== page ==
- http://en.wikipedia.org/wiki/Eddington-Finkelstein_coordinates

I am thus going to read that one instead, and will ask more about it next. The whole point of this topic is to do a reality check by means of a worked out example such as the one pervect gave but for the Earth falling towards a black hole.

BTW Perhaps I should have given this thread the title "Finkelstein vs Schwartzschild in the light of Einstein's GR; if that is clearer this discussion can continue with that title. It is the logical continuation of the Oppenheimer thread.
 
  • #57


harrylin said:
Kruskal includes the white hole solution, which is held to be not realistic and according to PeterDonis not consistent with GR.

Please don't misquote me. Here's what I said (not direct quotes since I've said this in multiple places): The full K-S solution, including all four regions, is a consistent mathematical solution of the EFE. Nobody believes it is physically reasonable because of the presence of the white hole and the second exterior region (and the fact that it is vacuum everywhere, which is why the white hole and the second exterior region are there); but that doesn't change the fact that it's a consistent mathematical solution of the EFE. That makes it "consistent with GR".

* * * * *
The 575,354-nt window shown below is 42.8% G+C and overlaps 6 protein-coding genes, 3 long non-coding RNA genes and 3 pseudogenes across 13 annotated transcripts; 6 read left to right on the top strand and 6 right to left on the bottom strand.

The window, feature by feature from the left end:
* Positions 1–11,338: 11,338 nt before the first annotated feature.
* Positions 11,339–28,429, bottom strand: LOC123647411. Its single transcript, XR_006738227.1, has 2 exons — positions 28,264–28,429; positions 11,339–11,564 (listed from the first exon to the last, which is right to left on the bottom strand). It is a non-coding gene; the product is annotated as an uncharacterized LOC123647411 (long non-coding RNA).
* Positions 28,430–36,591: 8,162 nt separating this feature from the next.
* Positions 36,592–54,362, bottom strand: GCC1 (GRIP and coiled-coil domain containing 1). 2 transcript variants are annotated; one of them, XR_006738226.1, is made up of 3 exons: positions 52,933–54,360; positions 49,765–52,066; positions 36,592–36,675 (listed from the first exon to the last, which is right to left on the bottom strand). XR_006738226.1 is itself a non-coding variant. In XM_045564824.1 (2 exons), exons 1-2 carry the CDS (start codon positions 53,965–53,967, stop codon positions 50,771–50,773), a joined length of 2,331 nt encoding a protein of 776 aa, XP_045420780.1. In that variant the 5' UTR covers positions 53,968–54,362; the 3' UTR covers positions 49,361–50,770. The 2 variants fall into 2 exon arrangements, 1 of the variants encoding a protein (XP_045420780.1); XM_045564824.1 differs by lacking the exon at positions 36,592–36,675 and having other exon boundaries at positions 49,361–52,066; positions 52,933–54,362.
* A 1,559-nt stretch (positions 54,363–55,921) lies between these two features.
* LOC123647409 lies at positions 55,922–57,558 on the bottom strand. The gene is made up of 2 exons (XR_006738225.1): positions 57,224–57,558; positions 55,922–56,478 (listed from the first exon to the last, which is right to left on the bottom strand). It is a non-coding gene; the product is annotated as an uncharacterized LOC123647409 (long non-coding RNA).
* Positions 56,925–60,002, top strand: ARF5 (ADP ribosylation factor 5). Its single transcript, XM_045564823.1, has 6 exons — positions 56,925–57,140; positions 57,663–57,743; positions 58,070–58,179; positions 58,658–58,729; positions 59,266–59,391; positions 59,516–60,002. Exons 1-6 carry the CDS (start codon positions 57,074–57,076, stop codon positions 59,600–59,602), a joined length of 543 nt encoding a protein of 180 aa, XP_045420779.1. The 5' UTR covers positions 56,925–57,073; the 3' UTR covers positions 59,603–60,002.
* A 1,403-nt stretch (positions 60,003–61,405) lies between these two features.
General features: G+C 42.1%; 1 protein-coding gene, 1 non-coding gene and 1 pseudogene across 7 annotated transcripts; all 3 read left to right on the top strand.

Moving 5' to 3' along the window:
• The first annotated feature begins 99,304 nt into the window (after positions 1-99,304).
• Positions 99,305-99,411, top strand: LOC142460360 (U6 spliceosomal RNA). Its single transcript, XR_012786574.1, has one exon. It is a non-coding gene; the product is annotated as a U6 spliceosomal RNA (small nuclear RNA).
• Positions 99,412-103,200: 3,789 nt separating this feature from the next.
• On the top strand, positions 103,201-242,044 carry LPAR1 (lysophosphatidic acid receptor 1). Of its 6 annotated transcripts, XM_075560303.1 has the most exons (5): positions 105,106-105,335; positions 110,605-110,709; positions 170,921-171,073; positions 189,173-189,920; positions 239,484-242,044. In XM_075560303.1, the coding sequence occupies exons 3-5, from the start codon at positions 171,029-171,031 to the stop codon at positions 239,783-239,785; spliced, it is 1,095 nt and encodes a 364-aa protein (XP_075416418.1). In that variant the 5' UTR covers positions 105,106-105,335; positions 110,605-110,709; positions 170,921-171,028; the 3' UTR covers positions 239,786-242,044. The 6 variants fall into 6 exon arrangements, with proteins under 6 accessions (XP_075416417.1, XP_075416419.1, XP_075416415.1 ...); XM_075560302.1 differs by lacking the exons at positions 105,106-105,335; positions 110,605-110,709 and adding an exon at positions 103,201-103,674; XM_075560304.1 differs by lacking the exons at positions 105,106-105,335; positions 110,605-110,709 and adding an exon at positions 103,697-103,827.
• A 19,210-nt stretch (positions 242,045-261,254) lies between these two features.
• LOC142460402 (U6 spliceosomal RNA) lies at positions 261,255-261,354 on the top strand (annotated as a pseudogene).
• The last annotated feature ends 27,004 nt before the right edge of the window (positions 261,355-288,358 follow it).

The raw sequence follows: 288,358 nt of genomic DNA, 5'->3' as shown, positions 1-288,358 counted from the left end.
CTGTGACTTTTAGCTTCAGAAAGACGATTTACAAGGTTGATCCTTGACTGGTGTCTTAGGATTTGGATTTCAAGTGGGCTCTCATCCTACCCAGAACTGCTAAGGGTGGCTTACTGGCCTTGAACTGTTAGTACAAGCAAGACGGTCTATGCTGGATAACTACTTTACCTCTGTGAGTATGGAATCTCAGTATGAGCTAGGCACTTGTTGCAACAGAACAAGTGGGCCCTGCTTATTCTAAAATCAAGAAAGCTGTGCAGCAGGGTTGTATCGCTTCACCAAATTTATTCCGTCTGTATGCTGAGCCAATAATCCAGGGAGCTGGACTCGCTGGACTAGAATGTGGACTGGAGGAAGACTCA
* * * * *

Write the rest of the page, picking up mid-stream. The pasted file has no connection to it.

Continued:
Any physical theory is going to contain "unphysical" solutions--solutions which are consistent with the math of the theory but which make predictions that aren't physically reasonable. That doesn't mean those solutions are "incompatible" with the theory. It means that the theory isn't a mindless machine that cranks out physical predictions; it's a tool for humans to use in making physical predictions, and like any sophisticated tool, it requires care in its use.

If you are going to insist that only "physically reasonable" solutions be considered "consistent with GR" or "compatible with GR", then this needs to be a completely different discussion. It needs to be about what makes a solution physically reasonable or unreasonable. But we can't even have that discussion until we have agreement on what the space of solutions is, so we can sort them into the "reasonable" and "unreasonable" buckets. Everybody else appears to agree (I think--but I'm sure I'll be corrected if I'm wrong :wink:) that the "space of solutions" with which to start sorting is the set of mathematical solutions to the EFE. The K-S solution is indisputably one such mathematical solution; DaleSpam even explicitly showed that in this thread.

So, as with previous threads on similar topics, I'm confused about what your position is.
 
  • #58


PeterDonis said:
[..] If we do that, then Adam' is not in "inertial motion" in the first place; by the definition you give, it is Eve' who is in "inertial motion", because she is moving in a "straight line" in the coordinate system that you consider privileged (the one which is fixed with reference to the gravitating body). Your statement about Adam' having to conclude that his "inertial motion" is an illusion only makes sense on the standard definition of "inertial motion", the one I was using. If you're not going to stick to Einstein's definitions, how do you expect the rest of us to do so?